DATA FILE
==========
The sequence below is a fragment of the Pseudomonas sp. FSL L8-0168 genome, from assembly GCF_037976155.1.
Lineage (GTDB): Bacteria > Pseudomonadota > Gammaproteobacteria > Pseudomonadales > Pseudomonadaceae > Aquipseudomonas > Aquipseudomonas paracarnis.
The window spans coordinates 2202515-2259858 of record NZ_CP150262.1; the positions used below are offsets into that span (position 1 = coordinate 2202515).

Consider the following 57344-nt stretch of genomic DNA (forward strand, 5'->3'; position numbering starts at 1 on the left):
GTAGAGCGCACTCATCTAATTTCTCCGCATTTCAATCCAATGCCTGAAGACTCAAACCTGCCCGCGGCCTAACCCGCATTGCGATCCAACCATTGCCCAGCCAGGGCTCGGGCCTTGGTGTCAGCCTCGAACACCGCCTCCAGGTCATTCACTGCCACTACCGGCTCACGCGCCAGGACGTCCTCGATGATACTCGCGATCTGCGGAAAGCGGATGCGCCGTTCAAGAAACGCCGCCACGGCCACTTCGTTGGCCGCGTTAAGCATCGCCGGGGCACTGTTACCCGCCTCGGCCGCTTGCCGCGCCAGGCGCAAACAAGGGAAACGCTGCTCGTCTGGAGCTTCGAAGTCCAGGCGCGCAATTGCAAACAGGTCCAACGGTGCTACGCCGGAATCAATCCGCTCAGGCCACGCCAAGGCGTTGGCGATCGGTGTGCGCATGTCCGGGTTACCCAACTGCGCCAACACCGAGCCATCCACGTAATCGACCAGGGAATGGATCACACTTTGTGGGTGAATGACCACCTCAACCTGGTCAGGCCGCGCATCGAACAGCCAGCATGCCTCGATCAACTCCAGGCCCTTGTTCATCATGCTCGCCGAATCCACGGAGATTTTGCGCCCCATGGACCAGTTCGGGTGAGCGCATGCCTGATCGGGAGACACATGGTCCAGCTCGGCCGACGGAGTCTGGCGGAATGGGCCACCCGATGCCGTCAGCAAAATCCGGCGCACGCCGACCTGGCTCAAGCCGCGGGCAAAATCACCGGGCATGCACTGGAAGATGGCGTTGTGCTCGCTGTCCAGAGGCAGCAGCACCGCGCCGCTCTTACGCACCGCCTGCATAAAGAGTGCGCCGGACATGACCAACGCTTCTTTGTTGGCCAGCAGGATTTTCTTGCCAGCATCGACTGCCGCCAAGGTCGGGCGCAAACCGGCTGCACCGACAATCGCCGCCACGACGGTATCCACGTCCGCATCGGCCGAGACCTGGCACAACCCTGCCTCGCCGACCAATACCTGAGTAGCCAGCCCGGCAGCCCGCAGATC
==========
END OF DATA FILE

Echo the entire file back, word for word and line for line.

The sequence below is a fragment of the Pseudomonas sp. FSL L8-0168 genome, from assembly GCF_037976155.1.
Lineage (GTDB): Bacteria > Pseudomonadota > Gammaproteobacteria > Pseudomonadales > Pseudomonadaceae > Aquipseudomonas > Aquipseudomonas paracarnis.
The window spans coordinates 2202515-2259858 of record NZ_CP150262.1; the positions used below are offsets into that span (position 1 = coordinate 2202515).

Consider the following 57344-nt stretch of genomic DNA (forward strand, 5'->3'; position numbering starts at 1 on the left):
GTAGAGCGCACTCATCTAATTTCTCCGCATTTCAATCCAATGCCTGAAGACTCAAACCTGCCCGCGGCCTAACCCGCATTGCGATCCAACCATTGCCCAGCCAGGGCTCGGGCCTTGGTGTCAGCCTCGAACACCGCCTCCAGGTCATTCACTGCCACTACCGGCTCACGCGCCAGGACGTCCTCGATGATACTCGCGATCTGCGGAAAGCGGATGCGCCGTTCAAGAAACGCCGCCACGGCCACTTCGTTGGCCGCGTTAAGCATCGCCGGGGCACTGTTACCCGCCTCGGCCGCTTGCCGCGCCAGGCGCAAACAAGGGAAACGCTGCTCGTCTGGAGCTTCGAAGTCCAGGCGCGCAATTGCAAACAGGTCCAACGGTGCTACGCCGGAATCAATCCGCTCAGGCCACGCCAAGGCGTTGGCGATCGGTGTGCGCATGTCCGGGTTACCCAACTGCGCCAACACCGAGCCATCCACGTAATCGACCAGGGAATGGATCACACTTTGTGGGTGAATGACCACCTCAACCTGGTCAGGCCGCGCATCGAACAGCCAGCATGCCTCGATCAACTCCAGGCCCTTGTTCATCATGCTCGCCGAATCCACGGAGATTTTGCGCCCCATGGACCAGTTCGGGTGAGCGCATGCCTGATCGGGAGACACATGGTCCAGCTCGGCCGACGGAGTCTGGCGGAATGGGCCACCCGATGCCGTCAGCAAAATCCGGCGCACGCCGACCTGGCTCAAGCCGCGGGCAAAATCACCGGGCATGCACTGGAAGATGGCGTTGTGCTCGCTGTCCAGAGGCAGCAGCACCGCGCCGCTCTTACGCACCGCCTGCATAAAGAGTGCGCCGGACATGACCAACGCTTCTTTGTTGGCCAGCAGGATTTTCTTGCCAGCATCGACTGCCGCCAAGGTCGGGCGCAAACCGGCTGCACCGACAATCGCCGCCACGACGGTATCCACGTCCGCATCGGCCGAGACCTGGCACAACCCTGCCTCGCCGACCAATACCTGAGTAGCCAGCCCGGCAGCCCGCAGATC